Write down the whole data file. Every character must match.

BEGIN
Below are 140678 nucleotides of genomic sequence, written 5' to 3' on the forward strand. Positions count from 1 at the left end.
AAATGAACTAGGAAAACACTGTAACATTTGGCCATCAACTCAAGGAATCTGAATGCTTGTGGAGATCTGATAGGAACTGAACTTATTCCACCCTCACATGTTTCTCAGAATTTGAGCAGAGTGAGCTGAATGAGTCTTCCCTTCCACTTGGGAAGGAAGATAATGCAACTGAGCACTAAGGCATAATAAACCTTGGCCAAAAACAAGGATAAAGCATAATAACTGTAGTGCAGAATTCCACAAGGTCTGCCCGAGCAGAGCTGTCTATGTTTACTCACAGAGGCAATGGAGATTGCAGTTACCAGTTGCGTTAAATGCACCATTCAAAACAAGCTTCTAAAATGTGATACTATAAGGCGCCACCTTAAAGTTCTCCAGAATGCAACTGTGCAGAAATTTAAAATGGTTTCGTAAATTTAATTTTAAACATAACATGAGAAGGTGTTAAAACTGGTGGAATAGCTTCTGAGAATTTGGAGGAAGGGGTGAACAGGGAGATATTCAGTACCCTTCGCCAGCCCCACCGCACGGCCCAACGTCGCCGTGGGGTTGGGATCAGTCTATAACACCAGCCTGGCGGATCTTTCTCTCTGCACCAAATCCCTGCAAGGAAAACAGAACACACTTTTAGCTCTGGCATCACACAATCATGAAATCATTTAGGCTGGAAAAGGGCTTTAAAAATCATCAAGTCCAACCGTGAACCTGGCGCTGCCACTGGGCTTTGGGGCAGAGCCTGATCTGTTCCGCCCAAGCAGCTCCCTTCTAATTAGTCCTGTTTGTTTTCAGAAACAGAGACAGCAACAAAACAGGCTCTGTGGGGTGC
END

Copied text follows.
Below are 140678 nucleotides of genomic sequence, written 5' to 3' on the forward strand. Positions count from 1 at the left end.
AAATGAACTAGGAAAACACTGTAACATTTGGCCATCAACTCAAGGAATCTGAATGCTTGTGGAGATCTGATAGGAACTGAACTTATTCCACCCTCACATGTTTCTCAGAATTTGAGCAGAGTGAGCTGAATGAGTCTTCCCTTCCACTTGGGAAGGAAGATAATGCAACTGAGCACTAAGGCATAATAAACCTTGGCCAAAAACAAGGATAAAGCATAATAACTGTAGTGCAGAATTCCACAAGGTCTGCCCGAGCAGAGCTGTCTATGTTTACTCACAGAGGCAATGGAGATTGCAGTTACCAGTTGCGTTAAATGCACCATTCAAAACAAGCTTCTAAAATGTGATACTATAAGGCGCCACCTTAAAGTTCTCCAGAATGCAACTGTGCAGAAATTTAAAATGGTTTCGTAAATTTAATTTTAAACATAACATGAGAAGGTGTTAAAACTGGTGGAATAGCTTCTGAGAATTTGGAGGAAGGGGTGAACAGGGAGATATTCAGTACCCTTCGCCAGCCCCACCGCACGGCCCAACGTCGCCGTGGGGTTGGGATCAGTCTATAACACCAGCCTGGCGGATCTTTCTCTCTGCACCAAATCCCTGCAAGGAAAACAGAACACACTTTTAGCTCTGGCATCACACAATCATGAAATCATTTAGGCTGGAAAAGGGCTTTAAAAATCATCAAGTCCAACCGTGAACCTGGCGCTGCCACTGGGCTTTGGGGCAGAGCCTGATCTGTTCCGCCCAAGCAGCTCCCTTCTAATTAGTCCTGTTTGTTTTCAGAAACAGAGACAGCAACAAAACAGGCTCTGTGGGGTGC